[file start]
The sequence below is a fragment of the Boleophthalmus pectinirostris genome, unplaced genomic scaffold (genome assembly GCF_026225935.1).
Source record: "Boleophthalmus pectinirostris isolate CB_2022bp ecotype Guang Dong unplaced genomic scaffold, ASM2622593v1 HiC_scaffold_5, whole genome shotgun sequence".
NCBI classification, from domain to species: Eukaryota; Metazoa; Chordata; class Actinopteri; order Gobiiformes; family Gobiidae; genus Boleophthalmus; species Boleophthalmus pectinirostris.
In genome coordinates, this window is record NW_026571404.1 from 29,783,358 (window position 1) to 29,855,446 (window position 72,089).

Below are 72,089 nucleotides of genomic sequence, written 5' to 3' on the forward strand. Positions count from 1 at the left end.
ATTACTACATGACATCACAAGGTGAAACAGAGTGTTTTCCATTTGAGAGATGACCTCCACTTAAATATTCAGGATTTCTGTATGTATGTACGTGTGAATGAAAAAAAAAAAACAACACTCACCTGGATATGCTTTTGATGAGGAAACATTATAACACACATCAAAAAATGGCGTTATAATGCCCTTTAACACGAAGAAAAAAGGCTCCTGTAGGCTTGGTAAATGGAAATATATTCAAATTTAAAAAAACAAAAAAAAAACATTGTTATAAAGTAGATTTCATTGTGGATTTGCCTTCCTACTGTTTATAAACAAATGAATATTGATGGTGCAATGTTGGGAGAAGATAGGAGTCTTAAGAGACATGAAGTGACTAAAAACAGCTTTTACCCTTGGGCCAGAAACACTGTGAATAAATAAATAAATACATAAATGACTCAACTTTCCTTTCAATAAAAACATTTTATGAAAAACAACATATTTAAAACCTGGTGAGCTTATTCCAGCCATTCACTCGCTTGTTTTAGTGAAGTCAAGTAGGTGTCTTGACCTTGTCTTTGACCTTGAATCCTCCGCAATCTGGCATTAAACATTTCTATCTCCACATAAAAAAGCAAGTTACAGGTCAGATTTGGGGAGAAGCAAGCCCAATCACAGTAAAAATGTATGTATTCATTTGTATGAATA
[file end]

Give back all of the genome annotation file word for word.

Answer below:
The sequence below is a fragment of the Boleophthalmus pectinirostris genome, unplaced genomic scaffold (genome assembly GCF_026225935.1).
Source record: "Boleophthalmus pectinirostris isolate CB_2022bp ecotype Guang Dong unplaced genomic scaffold, ASM2622593v1 HiC_scaffold_5, whole genome shotgun sequence".
NCBI classification, from domain to species: Eukaryota; Metazoa; Chordata; class Actinopteri; order Gobiiformes; family Gobiidae; genus Boleophthalmus; species Boleophthalmus pectinirostris.
In genome coordinates, this window is record NW_026571404.1 from 29,783,358 (window position 1) to 29,855,446 (window position 72,089).

Below are 72,089 nucleotides of genomic sequence, written 5' to 3' on the forward strand. Positions count from 1 at the left end.
ATTACTACATGACATCACAAGGTGAAACAGAGTGTTTTCCATTTGAGAGATGACCTCCACTTAAATATTCAGGATTTCTGTATGTATGTACGTGTGAATGAAAAAAAAAAAACAACACTCACCTGGATATGCTTTTGATGAGGAAACATTATAACACACATCAAAAAATGGCGTTATAATGCCCTTTAACACGAAGAAAAAAGGCTCCTGTAGGCTTGGTAAATGGAAATATATTCAAATTTAAAAAAACAAAAAAAAAACATTGTTATAAAGTAGATTTCATTGTGGATTTGCCTTCCTACTGTTTATAAACAAATGAATATTGATGGTGCAATGTTGGGAGAAGATAGGAGTCTTAAGAGACATGAAGTGACTAAAAACAGCTTTTACCCTTGGGCCAGAAACACTGTGAATAAATAAATAAATACATAAATGACTCAACTTTCCTTTCAATAAAAACATTTTATGAAAAACAACATATTTAAAACCTGGTGAGCTTATTCCAGCCATTCACTCGCTTGTTTTAGTGAAGTCAAGTAGGTGTCTTGACCTTGTCTTTGACCTTGAATCCTCCGCAATCTGGCATTAAACATTTCTATCTCCACATAAAAAAGCAAGTTACAGGTCAGATTTGGGGAGAAGCAAGCCCAATCACAGTAAAAATGTATGTATTCATTTGTATGAATA